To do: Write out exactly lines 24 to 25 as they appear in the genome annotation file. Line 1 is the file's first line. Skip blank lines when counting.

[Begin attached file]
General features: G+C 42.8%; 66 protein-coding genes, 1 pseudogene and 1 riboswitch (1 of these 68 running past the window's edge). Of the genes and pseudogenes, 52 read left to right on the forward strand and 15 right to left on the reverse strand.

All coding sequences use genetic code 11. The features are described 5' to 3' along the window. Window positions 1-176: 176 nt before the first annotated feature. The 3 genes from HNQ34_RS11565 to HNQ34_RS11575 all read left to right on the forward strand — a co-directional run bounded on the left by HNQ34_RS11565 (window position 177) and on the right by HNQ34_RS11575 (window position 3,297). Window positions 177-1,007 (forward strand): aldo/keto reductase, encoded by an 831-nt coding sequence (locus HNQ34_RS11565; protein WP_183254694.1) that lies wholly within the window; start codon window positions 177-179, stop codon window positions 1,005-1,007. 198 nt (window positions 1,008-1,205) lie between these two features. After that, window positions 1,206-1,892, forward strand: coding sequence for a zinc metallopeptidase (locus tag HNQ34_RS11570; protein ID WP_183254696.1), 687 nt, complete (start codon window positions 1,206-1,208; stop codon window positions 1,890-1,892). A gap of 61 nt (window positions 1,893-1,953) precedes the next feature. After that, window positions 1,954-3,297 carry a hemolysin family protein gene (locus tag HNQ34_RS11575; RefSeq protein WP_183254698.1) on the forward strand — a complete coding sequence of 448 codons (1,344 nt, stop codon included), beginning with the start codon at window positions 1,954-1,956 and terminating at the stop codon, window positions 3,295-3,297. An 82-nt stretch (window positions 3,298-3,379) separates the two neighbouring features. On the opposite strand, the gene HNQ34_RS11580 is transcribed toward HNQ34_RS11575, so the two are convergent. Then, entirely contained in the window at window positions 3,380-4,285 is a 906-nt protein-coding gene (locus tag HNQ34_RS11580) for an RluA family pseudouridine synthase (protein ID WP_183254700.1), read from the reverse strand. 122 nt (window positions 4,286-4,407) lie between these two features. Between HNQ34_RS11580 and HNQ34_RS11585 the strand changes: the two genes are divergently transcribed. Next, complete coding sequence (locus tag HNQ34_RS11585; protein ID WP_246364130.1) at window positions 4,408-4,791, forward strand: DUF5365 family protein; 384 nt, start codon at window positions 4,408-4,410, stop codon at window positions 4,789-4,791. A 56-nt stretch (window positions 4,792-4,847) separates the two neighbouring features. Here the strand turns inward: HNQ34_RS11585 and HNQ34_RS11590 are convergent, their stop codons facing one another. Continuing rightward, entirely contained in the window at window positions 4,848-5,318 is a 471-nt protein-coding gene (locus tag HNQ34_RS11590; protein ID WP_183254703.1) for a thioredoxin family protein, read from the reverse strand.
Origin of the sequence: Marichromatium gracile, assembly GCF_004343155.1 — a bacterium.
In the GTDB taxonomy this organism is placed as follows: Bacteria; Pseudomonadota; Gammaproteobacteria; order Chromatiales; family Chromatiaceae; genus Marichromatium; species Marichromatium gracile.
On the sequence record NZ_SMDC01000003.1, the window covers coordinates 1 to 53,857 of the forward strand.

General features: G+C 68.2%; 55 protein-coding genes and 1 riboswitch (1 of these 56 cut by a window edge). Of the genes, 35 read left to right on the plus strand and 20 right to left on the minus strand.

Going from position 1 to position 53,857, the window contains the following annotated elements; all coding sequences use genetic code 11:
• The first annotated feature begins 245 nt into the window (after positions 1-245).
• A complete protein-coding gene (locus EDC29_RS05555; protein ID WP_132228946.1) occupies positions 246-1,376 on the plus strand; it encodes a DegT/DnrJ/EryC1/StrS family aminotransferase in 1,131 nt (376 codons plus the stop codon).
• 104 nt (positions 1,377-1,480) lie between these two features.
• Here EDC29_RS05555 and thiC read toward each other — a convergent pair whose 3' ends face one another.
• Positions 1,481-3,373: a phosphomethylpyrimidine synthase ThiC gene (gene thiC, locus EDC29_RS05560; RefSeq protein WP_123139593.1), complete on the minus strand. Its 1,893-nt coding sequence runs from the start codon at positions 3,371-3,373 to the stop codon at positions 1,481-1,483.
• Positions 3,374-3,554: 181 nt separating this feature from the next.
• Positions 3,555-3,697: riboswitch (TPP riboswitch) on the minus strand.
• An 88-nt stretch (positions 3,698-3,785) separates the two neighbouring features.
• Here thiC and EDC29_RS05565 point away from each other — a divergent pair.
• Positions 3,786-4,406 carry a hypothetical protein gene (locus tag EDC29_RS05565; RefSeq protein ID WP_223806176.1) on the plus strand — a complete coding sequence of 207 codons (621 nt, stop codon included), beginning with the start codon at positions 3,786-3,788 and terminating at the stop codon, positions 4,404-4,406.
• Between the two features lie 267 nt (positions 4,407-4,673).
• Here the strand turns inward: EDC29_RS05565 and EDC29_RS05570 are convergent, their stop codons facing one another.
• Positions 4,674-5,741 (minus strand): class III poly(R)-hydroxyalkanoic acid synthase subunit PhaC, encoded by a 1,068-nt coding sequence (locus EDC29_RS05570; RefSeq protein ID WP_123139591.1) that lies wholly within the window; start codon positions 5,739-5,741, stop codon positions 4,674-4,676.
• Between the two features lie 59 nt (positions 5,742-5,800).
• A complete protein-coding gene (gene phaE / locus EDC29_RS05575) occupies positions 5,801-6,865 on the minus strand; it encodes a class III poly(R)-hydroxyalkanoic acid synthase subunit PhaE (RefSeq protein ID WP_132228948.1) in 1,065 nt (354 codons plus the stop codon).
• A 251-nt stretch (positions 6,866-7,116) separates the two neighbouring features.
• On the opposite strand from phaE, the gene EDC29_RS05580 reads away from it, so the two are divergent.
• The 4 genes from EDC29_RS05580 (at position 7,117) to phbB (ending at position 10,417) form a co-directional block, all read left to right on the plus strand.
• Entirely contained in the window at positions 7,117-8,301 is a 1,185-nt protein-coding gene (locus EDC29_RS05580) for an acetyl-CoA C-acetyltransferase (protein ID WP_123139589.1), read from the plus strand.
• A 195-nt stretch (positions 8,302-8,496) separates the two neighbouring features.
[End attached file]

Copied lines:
• On the opposite strand from phaE, the gene EDC29_RS05580 reads away from it, so the two are divergent.
• The 4 genes from EDC29_RS05580 (at position 7,117) to phbB (ending at position 10,417) form a co-directional block, all read left to right on the plus strand.